Herman Cain’s ties to Wisconsin nonprofit raise legal questions

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Washington Bureau

Adding to Herman Cain’s troubles Monday as he sought to downplay allegations that he had sexually harassed female coworkers in the 1990s, Cain also faced questions about more than $40,000 in debt that his campaign may owe to a Wisconsin nonprofit group.

The debt, first reported by the Milwaukee Journal Sentinel, may have been incurred illegally, according to campaign finance experts.

In the months before the former pizza chain executive declared his candidacy for the Republican nomination, Cain racked up thousands in debt to Prosperity USA, a Wisconsin charity that was formed by two of his highest ranking staff members, which paid for iPads and plane travel for the Cain campaign, according to the Journal Sentinel.


Asked about the report Monday morning during an interview with Fox News, Cain at first suggested that he had no knowledge of the report, but then said his staff was reviewing it.

“I’m not aware of this report,” he said. “So, my staff has not had time to go through it. And so I’m not aware of it. They’re not aware of it. We are going to look at the report and see if there is any validity. So at this point, I can’t say that there would be a modification because we don’t know at this point whether or not it’s true or not. So we’ll have to wait until we look at it. But we will take a look at it. But at this point, I didn’t even know about the report until you brought it up on the show.”

According to corporate filings obtained by the Journal Sentinel, Prosperity USA was operating as a 501(c)3 organization, which is barred from participating in partisan politics. The filing, submitted in April 2010, lists Mark J. Block as the group’s registered agent. Block is now Cain’s chief of staff.

Cain declared his candidacy on May 3, but he began accepting contributions in the begining of the year, according to disclosures he filed with the Federal Election Commission. Cain did not disclose any reimbursements to the charity and made no mention of the debt. The Milwaukee Journal Sentinel obtained the nonprofit’s financial documents, which are not required to be publicly disclosed.

“It does appear to be problematic if all these transactions occurred and none of it is showing up in [Cain’s] reports,” said Larry Noble, an expert on campaign finance, ethics and lobbying issues at the firm Skadden, Arps. “It’s illegal not to report something, and the contribution could be illegal.”

The Journal Sentinel reports that Prosperity USA was owned and run by Block and Linda Hansen, who also now works for Cain’s campaign.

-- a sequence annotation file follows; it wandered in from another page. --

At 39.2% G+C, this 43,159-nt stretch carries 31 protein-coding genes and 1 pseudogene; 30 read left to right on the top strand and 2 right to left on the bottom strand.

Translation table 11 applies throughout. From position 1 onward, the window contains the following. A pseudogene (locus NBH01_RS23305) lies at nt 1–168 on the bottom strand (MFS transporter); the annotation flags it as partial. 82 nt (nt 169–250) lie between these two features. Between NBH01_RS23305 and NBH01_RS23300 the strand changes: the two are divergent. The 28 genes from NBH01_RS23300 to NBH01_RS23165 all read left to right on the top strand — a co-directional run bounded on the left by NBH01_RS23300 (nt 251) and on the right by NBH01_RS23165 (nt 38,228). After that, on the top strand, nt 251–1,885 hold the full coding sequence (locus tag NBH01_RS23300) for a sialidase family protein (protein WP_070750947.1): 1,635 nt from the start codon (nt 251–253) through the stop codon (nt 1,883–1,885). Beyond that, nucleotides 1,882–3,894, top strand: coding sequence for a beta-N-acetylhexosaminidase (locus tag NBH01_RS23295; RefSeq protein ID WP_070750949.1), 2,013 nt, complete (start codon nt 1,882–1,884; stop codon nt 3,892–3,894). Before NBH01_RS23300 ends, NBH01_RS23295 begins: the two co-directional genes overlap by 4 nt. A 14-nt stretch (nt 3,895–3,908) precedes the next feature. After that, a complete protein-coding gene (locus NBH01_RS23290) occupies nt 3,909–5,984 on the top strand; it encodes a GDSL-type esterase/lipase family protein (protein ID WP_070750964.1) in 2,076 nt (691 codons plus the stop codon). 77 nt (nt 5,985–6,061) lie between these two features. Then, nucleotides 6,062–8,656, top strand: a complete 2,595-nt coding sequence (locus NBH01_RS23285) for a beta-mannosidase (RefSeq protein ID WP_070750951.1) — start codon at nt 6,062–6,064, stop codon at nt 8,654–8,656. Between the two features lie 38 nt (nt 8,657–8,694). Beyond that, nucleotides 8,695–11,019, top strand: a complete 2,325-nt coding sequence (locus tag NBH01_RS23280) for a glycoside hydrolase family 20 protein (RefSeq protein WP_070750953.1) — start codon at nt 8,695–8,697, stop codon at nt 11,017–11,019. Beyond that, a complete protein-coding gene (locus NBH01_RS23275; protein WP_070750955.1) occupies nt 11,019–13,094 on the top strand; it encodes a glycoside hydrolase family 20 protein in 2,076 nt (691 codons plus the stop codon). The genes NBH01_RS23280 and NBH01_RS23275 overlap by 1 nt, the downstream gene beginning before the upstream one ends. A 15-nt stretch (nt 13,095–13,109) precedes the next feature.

According to the financial documents, Prosperity USA received $65,000 in grants in the first half of 2010 and incurred $150,000 in debt to unnamed people as of February 2010. The balance sheet lists $41,113.65 owed to the group from FOH, or Friends of Herman Cain, Cain’s campaign committee.

It also suggests that Americans for Prosperity, a nonprofit group founded by billionaire brothers Charles and David Koch, was involved in helping pay for Cain’s travel as recently as last fall. Before joining Cain’s campaign, Block ran the Wisconsin chapter of Americans for Prosperity.

The balance sheet lists receivables due from Americans for Prosperity for travel taken by Cain. And it lists $5,000 paid in September 2010 for Cain to attend a Right Nation rally in Chicago “at the request of AFP.”

In an interview with MSNBC’s Chuck Todd on Monday morning, Block said the Koch brothers had no involvement in Cain’s campaign.

“Every time that it’s suggested in the media that we’re fronts for the Koch family, I would suggest that if they are donating to us, their payments are past due,” Block said.

Larry Norton, a lawyer at the firm Womble Carlyle who specializes in campaign finance law, said the Cain campaign’s debt to Prosperity USA raises “potentially very serious election and tax issues,” particularly in the case of any assistance that was made to Cain during the time that he was campaigning.


“If they’re engaging in partisan political activity, that’s potentially illegal,” Norton said. “At the very least, if the campaign received an in-kind contribution, it should have been reported.”

It is unclear when some of the assistance occurred, and Cain did not become an official candidate until early May. The iPads that were purchased by Prosperity USA and listed as part of the debt due from Cain’s campaign were invoiced on Jan. 4, according to the nonprofit’s balance sheet. Debts incurred by a campaign committee must be disclosed to the Federal Election Commission, even if they were incurred before a candidate officially declared his intention to run.

“When you finally announce and you register as a candidate, all of those transactions prior to you registering come under the campaign finance laws,” Noble said. “Any advances made to him should have showed up as a debt if they were still outstanding.”

“As with any suggestions of this type, we have asked outside counsel to investigate the Milwaukee Journal Sentinel’s suggestions and may comment, if appropriate, when that review is completed,” Block said Monday in an email statement.